An English novelist
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Jacobson's new book

An English novelist

Booker Prize winner Howard Jacobson has released his latest novel, which he describes as a love letter to his parents. The AJN spoke to the author about discovering the writer within.

Howard Jacobson. Photo: Jenny Jacobson
Howard Jacobson. Photo: Jenny Jacobson

Howard Jacobson was constantly referred to as the English Philip Roth. While he says it’s a great compliment and hugely flattering, the comparison doesn’t describe what he does properly. Rather, Jacobson says he’s more like the Jewish Jane Austen.

“The assumption was that I just leapt aboard the bandwagon of American fiction,” he told The AJN over Zoom, with rows and rows of books covering the wall-to-wall bookshelf behind him. While he said the great American novelists like Roth and Saul Bellow were authors he definitely came to admire, they were not his role models.

“I’m an English literature man. I was taught Dickens, Jane Austen, George Elliot. I hadn’t even heard of Philip Roth.”

So why the “Jewish Jane Austen”? Because of the way he writes. When describing the comparison, he said, “There was a kind of thing I did, a kind of way of writing prose, a love of a certain understated elegance… quite a stern moralism underneath everything that was less fluid and less wild, and maybe less exciting, than the Americans.

“The truth is, I was and am an English novelist.”

The author, who has just released his memoir, Mother’s Boy, explained that he’s not a great planner. When it comes to his writing, he starts and sees where it leads.

“I almost doodle on the page and something suddenly comes up, and then I follow that. It’s spontaneity. It’s also an inability to plan,” he laughed.

When talking about his favourite book, Kalooki Nights, he explained the book started almost the day after he had been at Shabbat dinner with a local rabbi. The book, which Jacobson refers to as “my best book … very Jewish book, very funny book, very angry book”, was longlisted for the Booker Prize in 2006.

His Booker Prize win came four years later with The Finkler Question. It wasn’t the book anyone expected to win.

“It was longlisted, and I thought that’s fine, that will do, I can’t believe it,” he said, continuing to explain that he had to be convinced by his publisher to attend the function which would announce the shortlist. Six weeks later, his award was announced.

“You know what hope is like, even when you think something’s not going to happen, and indeed you know something is not going to happen. You still hope it might,” he said. As the chairman read the description of the winning book, Jacobson still didn’t cotton on.

“I heard him talking about this person called Finkler, and in the excitement, I thought, who is this bloody Finkler?”

Jacobson said the win was astonishing and a bigger prize than anyone knows. “What you don’t know, is that you’ll spend the next three hours that night facing the world’s press, like a leader of a country. There’s this barrage of questions,” he recalled.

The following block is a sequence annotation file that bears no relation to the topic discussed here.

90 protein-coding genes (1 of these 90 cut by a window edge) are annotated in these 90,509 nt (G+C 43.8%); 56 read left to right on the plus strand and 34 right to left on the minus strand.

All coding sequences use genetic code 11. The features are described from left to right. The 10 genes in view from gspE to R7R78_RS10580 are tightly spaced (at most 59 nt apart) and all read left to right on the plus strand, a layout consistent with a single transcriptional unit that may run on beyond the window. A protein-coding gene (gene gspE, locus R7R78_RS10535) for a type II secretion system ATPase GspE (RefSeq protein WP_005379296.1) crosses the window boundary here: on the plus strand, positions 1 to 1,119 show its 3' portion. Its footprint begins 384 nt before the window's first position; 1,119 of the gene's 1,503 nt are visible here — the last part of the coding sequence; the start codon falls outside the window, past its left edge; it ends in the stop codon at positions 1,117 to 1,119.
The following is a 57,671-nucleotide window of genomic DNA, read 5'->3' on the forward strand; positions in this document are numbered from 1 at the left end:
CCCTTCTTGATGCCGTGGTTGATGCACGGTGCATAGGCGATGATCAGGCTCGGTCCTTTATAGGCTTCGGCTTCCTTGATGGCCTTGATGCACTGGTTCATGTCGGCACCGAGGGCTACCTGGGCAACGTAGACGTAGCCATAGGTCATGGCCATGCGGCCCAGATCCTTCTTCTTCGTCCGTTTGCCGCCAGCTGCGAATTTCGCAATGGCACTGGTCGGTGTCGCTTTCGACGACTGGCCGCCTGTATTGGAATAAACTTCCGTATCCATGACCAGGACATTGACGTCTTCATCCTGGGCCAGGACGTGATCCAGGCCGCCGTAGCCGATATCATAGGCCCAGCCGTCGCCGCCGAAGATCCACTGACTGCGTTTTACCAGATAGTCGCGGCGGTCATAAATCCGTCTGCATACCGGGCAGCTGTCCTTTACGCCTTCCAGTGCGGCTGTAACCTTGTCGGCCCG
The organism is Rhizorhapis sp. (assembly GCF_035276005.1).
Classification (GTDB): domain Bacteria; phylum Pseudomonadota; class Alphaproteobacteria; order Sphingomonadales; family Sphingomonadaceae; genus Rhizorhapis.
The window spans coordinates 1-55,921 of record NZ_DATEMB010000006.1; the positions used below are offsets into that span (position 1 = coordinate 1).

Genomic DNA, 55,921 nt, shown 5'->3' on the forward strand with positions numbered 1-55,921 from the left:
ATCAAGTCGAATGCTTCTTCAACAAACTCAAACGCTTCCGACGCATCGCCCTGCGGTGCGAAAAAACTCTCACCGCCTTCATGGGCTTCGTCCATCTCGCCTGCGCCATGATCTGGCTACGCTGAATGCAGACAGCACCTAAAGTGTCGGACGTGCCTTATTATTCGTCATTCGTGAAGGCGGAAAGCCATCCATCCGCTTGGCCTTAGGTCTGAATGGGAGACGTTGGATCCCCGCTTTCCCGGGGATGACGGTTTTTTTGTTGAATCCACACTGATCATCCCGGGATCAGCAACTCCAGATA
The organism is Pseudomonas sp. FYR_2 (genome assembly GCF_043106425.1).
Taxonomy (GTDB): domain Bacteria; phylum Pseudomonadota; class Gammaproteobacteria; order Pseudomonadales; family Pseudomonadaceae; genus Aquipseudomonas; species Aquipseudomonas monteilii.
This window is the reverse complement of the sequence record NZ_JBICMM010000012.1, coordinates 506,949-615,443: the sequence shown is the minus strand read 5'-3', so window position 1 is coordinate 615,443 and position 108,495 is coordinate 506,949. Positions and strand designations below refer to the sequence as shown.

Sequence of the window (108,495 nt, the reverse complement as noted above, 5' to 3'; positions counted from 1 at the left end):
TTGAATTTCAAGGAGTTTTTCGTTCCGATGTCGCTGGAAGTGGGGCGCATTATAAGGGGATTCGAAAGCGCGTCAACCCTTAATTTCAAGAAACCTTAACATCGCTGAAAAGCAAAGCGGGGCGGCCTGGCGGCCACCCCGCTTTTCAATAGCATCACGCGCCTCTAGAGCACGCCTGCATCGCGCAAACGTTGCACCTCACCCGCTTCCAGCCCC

Jacobson, whose first novel only came out in his forties, explained that Mother’s Boy is almost like a love note to his parents, and an exploration of why it took him so long to become the novelist he always wanted to be.

“Part of the book is apologising to myself for that, and apologising to my parents for the fact that I led them to believe there was a book coming any minute, any second. And there was no book coming any minute for a long time.

“I’m trying to work out why it took me so long to do it,” he said, going on to explain that all he ever wanted was to be a writer. “I didn’t have footballers on my walls, I didn’t have pop groups on my walls, I had Dickens. I thought I would be Dickens,” he said.

As for his parents, he said he grew up in two very different worlds – his father as an entertainer, and his mother as an introvert.

“My mother encouraged me to read. She read poetry to me. It’s her voice that I associate with writing and with literature. When I was seven or eight, she – a totally uneducated woman – was reading me Tennyson and Matthew Arnold,” he recalled. “She gave me the literature bug.”

While his father never understood Jacobson’s fixation with collecting books, he influenced his desire to entertain.

“The part of me that’s my father’s son wants to write books that are entertaining. The part of me that’s my mother’s son is more reflective, more internalised. And that was the battle. It goes on now in my writing.”

As for the Jewishness of his books, he said as soon as he made his first hero Jewish, he had the voice, and he could suddenly find the words.

While none of his books focus on religiosity, they certainly touch on culture. “[It’s] Jewish thought, Jewish humour, Jewish intelligence, Jewish wit. I became a kind of exponent of it,” he explained. “I never thought about writing and Jewishness together before. I hadn’t read many Jewish writers. I was reading Jane Austen. And then it clicked. I could do it. I had the voice. It was Jewishness that got me going.

“Primarily when I’m writing, I want the book to feel alive. The kind of prose I write is spoken prose. I speak it in my head as I write,” he said. “It’s an obligation of language, first and foremost. The obligation to describe the feelings, embody the feelings, picture the feelings and in the most honest and honourable and surprising way.”

Howard Jacobson will be in conversation with Sarah Kanowski at Melbourne Jewish Book Week. For more and tickets, visit melbournejewishbookweek.com.au/event/howard-jacobson-in-conversation

 

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